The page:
8. Thanks Joe I might need it for a few more days though.. I'm in Luxembourg and still have my last leg to go before I get to Leylestad.
  9. I wasn't sure if it was a case of John knowing where to find me, or whether I just knew the first place he would head for on landing... it was a toss-up. John strolled into the bar just as I was ordering my 3rd Diet Coke... We sat reminiscing about the last 2 years, and our flights for the Hangar... I would be flying the baton on the last two official legs from Bad Ragaz to Luxembourg, and then into Leylestad. The sense of finality was really setting in for both of us. John and his side-kick Jasmine would continue to steer clear of Temperence, and I would go back to being at Philippe's beck-and-call, and living out of a suitcase again for the next 2 months. I gave John a hug, wished him a safe journey, and took possession of the baton for the last time. My 50's era Aero Commander 680s was definitely looking a bit beaten up, and had been flown into BadRagaz by a shady character by the name of 'Xander'. He couldn't hand over the paperwork to me fast enough, actively sidestepping my questions about defects or inops that he might have picked up on his flight in, then waving dismissively and walking off when his phone started playing 'Flight of the Valkyries'. Instead of returning after his call, he just carried on out the main entrance to the airport and disappeared. [Expletive deleted] I muttered to myself, at least I wouldn't have to suffer his company on the next leg. My Co-pilot was a local called Luca, and looked like he had just left school. He seemed pleasant enough, and as this flight was so short there didn't seem much point in exchanging life stories. I left a colourfully worded voice message for Philippe about him needing to reassess some of his other pilots' attitudes, and then sent Luca to do the walk around while I concentrated on the pre-flight. The airport isn't much to speak of amenity-wise, and traffic in and out was negligible, so taxi to the active was quick and painless. As we waited for permission to depart, my eyes were drawn to something moving on the runway... what on earth was it? I announced to ATC that there was "wildlife" on the active and sat burning fuel uselessly for a good few minutes before 'Squirrel Nutkin' decided to forage elsewhere. I'd spotted some paragliders out in the distance too so we would need to keep well clear of that activity. Our route to Luxembourg would actually go via Strasbourg where I would transfer to an A330 which Phillippe had organised, and then I was to hire anything I could get my hands on to get me to Leylestad. Finally, we received our clearance and took to the skies. Our Aero Commander climbs effortlessly .. The 160NM flight would take us through the mountains to Zurich, West to Basle, and then on a Northerly heading to Strasbourg. If ATC was cooperative, we could be there within an hour, but definitely within two. It would be easy money! I had forgotten how much I loved to fly the 680s. There were only a few hundred built of this particular variant, and few of them were stationed in Europe, so this was a treat, but somewhere, something was niggling at me; something about the manufacturer making a big song and dance about being able to take off, fly and land with one engine.. With breathtaking views of the mountains on either side, I instantly dismissed my preconceptions as 'something to ponder on another day' and found myself absorbed with the view. I had to make a concerted effort to kept an eye on the instruments... it was all too easy to get distracted! A sputter followed by a cough, and then a noticeable whine... what was going on? I scanned the instruments only to see the RPM dropping and the EGT climbing. Dammit, Number 2 was having problems. We had just over 10,000 feet to play with so there was no immediate panic, but I suggested Luca pull out the quick reference handbook for the restart procedure just in case. As he thumbed through the yellowing pages, the engine finally quit altogether. I contacted Zurich ATC to let them know I had engine problems and may need to divert, and they started to vector us North, and gave us clearance to descend at our discretion. It took three tries and just under 2,000 feet to get the engine started again, and although I felt relief that we were out of the woods and able to continue to Strasbourg, I could sense Luca knew something was up. Sure enough, they had experienced some issues on the way to Bad Ragaz but Xander had conveniently left that out of the Log Book, and had fobbed innocent Luca off with some story about sub-standard fuel in Slovenia. If it was a fuel problem, then it could affect both engines, which was worse than a mechanical problem that could affect just one of the Lycomings. I would need to be more vigilant. Thankfully the rest of the journey was uneventful although we watched the instruments like hawks, and I silently planned ways of hunting Xander down and having [unrepeatable] words with him. My phone started buzzing no sooner had we shut the engines down, but I made a point of filling in the paperwork and instructing Luca to make sure that the Maintenance guys took a close look at both engines before allowing it to fly back out. I picked up several messages from Phillippe who had left a number for me to call for the instructions for the flight to Luxembourg. I would be meeting up with some of my old colleagues from the RAF, but as we had to be in Strasbourg by sun-down, I had no time to lose. It may have been unofficially re-named 'May Force One' but the Voyager was still just an airbus A330 re-fuelling tanker with some rather plush seats for the VIPs, who were mainly Government Ministers, including the Prime Minister, and sometimes members of the Royal Family. This trip was going to be devoid of any dignitaries as the Royal Family were still in the UK celebrating the Queen's birthday, and just about the entire UK Government was on holiday. I had to admire the upgrades they had made.. very nice Security was understandably tight, as was expected for this aircraft's status, and even though we weren't carrying anyone of notoriety, we conducted ourselves as if we were. The journey was mainly a re-positioning flight so that it was in the right place when the Government was back in 'Brexit' mode. Wheels up at Strasbourg Cruising at 9,000 ft. Hardly seems worth making it all the way up here to come straight back down! A crow flying would probably have made the trip quicker than we did, given that we had to taxi, take off, follow the departure procedure, climb, cruise, and descend into another pattern and then taxi to the stand. I questioned the decision of those in high places for not sending the dignitaries to Strasbourg rather than us going to them. I hate to think of any flight time as a 'waste', so i was intent on making sure that even a shot hop like this could be beneficial. [The snacks were very tasty and well suited to royalty/government] On arriving at the stand, I finished up my second set of paperwork that day, and having been in the same clothes for nearly 12 hours, I said my farewells to the crew with promises to catch up when we all ended up on the same continent. I caught the airport shuttle bus to the Hotel and Spa Castle of the island. I'd give the Mutleys Hangar Credit Card a final hit... just for old times’ sake, of course...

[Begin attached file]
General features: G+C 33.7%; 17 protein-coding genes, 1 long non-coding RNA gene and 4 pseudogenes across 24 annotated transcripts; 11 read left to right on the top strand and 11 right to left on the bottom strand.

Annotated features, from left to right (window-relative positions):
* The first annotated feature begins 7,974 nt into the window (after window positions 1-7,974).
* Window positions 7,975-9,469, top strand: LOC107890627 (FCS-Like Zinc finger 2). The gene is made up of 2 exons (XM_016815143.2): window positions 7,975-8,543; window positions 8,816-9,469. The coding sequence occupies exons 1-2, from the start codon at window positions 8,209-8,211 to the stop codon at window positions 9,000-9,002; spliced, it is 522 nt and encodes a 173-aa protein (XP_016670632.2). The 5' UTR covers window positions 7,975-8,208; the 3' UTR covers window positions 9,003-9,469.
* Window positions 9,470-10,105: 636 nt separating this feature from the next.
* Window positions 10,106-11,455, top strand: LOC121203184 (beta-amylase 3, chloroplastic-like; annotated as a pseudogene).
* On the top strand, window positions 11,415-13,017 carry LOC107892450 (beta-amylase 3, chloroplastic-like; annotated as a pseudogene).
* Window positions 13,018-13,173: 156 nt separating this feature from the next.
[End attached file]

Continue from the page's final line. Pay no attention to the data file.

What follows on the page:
10. Good one Mike. Some great shots there Dead reckoning can be challenging but you nailed it.
  11. Brilliant 3 legs there and nice choice of aircraft! They do look quite dark my end too but my screen is about the size of a large matchbox
  12. Nice one John. Good to hear you got there without too much agro
  13. Brilliant PIREP Tim. Your posts always give me a good giggle.
  14. Absolutely brilliant Joe!! My god, we're going to struggle to top that Lipsmacking, thirst quenching, ace tasting, motivating, cool buzzing, high talking, fast living, ever giving, cool fizzing... PiiiiiiREP I recognise that Indian Restaurant ad as well.. they used the same at the ABC in Above Bar Southampton for years!!